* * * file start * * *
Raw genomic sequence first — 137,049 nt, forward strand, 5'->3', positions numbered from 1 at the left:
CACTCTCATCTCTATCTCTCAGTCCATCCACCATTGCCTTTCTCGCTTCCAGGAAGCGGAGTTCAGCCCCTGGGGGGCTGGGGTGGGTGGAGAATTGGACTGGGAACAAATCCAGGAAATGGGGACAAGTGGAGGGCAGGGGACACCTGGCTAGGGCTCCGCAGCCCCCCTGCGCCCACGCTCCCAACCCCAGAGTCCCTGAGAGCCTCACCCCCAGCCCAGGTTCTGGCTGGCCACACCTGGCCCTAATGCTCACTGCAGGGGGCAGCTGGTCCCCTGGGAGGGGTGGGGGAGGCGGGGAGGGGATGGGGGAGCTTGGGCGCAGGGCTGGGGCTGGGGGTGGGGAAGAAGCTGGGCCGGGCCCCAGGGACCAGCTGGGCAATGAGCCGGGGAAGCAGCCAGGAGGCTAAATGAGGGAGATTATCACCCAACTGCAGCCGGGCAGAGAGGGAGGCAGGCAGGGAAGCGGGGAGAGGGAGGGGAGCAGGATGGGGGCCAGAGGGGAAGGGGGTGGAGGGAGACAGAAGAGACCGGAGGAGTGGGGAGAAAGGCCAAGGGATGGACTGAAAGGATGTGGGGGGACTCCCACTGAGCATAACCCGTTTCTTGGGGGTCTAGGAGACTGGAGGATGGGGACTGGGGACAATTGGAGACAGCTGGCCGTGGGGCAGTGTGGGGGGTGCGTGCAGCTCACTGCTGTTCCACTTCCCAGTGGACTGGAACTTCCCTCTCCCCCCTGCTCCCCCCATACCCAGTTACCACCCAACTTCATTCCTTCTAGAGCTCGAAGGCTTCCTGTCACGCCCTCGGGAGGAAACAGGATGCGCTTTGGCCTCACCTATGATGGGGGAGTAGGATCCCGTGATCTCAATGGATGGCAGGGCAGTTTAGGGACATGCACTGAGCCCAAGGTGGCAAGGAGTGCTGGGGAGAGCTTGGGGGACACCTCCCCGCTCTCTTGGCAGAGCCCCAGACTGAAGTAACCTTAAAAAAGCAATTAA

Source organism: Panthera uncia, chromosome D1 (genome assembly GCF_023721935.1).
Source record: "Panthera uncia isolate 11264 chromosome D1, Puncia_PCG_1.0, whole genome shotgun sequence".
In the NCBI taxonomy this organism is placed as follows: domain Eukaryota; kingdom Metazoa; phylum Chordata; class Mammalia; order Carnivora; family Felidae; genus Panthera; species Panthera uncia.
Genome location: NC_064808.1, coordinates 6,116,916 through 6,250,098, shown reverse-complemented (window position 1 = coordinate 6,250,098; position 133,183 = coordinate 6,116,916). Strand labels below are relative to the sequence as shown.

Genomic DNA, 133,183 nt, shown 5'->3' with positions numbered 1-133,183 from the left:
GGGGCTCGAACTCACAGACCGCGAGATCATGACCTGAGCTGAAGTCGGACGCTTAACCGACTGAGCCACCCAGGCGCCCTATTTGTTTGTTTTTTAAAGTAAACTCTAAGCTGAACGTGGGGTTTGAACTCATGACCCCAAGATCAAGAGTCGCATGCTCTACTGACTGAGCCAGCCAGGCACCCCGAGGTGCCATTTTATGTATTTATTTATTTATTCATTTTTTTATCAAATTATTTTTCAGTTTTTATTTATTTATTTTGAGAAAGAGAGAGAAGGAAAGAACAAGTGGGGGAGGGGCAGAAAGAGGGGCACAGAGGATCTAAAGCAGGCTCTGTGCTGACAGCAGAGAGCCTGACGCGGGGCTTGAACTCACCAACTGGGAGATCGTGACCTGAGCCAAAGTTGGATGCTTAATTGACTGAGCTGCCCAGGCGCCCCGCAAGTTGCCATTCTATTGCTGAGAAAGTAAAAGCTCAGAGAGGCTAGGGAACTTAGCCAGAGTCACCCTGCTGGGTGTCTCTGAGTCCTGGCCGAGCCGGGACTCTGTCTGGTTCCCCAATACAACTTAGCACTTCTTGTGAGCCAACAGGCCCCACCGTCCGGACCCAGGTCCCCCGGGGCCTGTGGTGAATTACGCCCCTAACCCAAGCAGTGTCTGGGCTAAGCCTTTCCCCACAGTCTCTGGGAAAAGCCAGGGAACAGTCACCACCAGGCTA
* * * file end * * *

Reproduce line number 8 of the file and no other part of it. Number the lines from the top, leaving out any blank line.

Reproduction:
GGGGCTCGAACTCACAGACCGCGAGATCATGACCTGAGCTGAAGTCGGACGCTTAACCGACTGAGCCACCCAGGCGCCCTATTTGTTTGTTTTTTAAAGTAAACTCTAAGCTGAACGTGGGGTTTGAACTCATGACCCCAAGATCAAGAGTCGCATGCTCTACTGACTGAGCCAGCCAGGCACCCCGAGGTGCCATTTTATGTATTTATTTATTTATTCATTTTTTTATCAAATTATTTTTCAGTTTTTATTTATTTATTTTGAGAAAGAGAGAGAAGGAAAGAACAAGTGGGGGAGGGGCAGAAAGAGGGGCACAGAGGATCTAAAGCAGGCTCTGTGCTGACAGCAGAGAGCCTGACGCGGGGCTTGAACTCACCAACTGGGAGATCGTGACCTGAGCCAAAGTTGGATGCTTAATTGACTGAGCTGCCCAGGCGCCCCGCAAGTTGCCATTCTATTGCTGAGAAAGTAAAAGCTCAGAGAGGCTAGGGAACTTAGCCAGAGTCACCCTGCTGGGTGTCTCTGAGTCCTGGCCGAGCCGGGACTCTGTCTGGTTCCCCAATACAACTTAGCACTTCTTGTGAGCCAACAGGCCCCACCGTCCGGACCCAGGTCCCCCGGGGCCTGTGGTGAATTACGCCCCTAACCCAAGCAGTGTCTGGGCTAAGCCTTTCCCCACAGTCTCTGGGAAAAGCCAGGGAACAGTCACCACCAGGCTA